Important Considerations for Backup Generators | Best Pick Reports
Many Chicago-area homeowners install backup generators that run on
natural gas, propane, gasoline, or diesel to provide their homes with
electricity in the event of a power outage. Electricians typically sell
and install these systems.
One issue to consider is how much of your home you would need to use
when the power is out. A lower cost option might provide only enough
electricity to power the refrigerator and a few lights, while a more
expensive option may provide enough electricity to power the whole
house. Before purchasing a generator, add up the power requirements of
the appliances and fixtures you intend to operate, and then buy a
generator that is sized appropriately.
Another important decision is whether to purchase an automatic or a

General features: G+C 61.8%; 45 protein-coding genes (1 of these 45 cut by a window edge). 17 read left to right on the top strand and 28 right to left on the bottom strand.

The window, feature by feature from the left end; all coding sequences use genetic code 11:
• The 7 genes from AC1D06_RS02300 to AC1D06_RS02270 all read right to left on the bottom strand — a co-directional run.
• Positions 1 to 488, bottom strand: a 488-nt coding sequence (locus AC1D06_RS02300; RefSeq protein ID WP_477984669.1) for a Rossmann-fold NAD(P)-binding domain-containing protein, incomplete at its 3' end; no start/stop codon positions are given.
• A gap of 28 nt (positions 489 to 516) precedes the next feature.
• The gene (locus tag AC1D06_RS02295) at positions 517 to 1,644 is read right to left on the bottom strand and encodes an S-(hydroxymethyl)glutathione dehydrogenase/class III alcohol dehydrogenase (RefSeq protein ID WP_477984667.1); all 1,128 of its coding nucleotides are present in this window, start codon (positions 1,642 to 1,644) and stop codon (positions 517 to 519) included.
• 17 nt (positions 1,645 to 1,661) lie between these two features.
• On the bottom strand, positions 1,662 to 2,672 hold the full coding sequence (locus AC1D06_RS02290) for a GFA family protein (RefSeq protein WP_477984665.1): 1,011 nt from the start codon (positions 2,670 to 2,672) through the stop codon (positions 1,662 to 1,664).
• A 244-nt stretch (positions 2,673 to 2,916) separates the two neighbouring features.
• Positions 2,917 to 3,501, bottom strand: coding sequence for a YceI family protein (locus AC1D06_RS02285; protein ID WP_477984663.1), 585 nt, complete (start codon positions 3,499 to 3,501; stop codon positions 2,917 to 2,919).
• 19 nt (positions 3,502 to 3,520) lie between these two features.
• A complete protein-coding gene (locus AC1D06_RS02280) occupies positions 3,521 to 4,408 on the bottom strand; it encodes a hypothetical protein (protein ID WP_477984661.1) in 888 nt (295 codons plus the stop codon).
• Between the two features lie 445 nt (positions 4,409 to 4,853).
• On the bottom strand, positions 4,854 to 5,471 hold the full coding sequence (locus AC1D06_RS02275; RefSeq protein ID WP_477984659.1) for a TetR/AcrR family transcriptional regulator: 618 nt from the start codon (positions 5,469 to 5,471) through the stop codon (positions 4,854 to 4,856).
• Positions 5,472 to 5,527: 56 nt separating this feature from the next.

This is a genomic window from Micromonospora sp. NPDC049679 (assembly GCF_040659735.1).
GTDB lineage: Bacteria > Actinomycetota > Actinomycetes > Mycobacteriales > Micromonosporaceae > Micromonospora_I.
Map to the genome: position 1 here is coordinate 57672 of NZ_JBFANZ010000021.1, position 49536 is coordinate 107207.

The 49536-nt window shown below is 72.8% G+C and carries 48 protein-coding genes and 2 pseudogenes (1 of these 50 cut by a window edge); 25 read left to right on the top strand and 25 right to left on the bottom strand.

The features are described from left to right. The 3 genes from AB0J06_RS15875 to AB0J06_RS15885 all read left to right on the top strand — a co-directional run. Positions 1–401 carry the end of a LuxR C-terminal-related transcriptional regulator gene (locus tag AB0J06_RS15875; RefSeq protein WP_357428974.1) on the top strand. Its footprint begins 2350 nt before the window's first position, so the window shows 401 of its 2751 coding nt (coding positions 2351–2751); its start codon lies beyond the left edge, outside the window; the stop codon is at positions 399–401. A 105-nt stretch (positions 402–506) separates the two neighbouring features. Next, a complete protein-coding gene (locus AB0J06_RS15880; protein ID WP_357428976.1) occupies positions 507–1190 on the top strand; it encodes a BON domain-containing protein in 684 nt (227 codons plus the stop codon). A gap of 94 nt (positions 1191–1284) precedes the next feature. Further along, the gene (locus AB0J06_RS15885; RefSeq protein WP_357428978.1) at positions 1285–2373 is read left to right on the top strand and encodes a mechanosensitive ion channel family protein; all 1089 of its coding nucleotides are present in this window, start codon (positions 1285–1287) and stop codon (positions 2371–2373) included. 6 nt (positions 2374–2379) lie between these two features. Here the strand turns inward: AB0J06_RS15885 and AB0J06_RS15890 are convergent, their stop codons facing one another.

manual generator. While more expensive, the automatic option senses the
loss of power from the public utility, automatically starts the
generator, and automatically switches the home’s load to the generator.
The manual option often requires the homeowner to plug it into the
home’s wiring, start it, and manually switch the home’s electrical load
to the generator.
All backup generator options that supply electricity through the
home’s wires require the installation of a transfer switch. As the name
suggests, the transfer switch transfers the home’s load from the public
utility to the generator and back again. Only qualified electricians
should install transfer switches.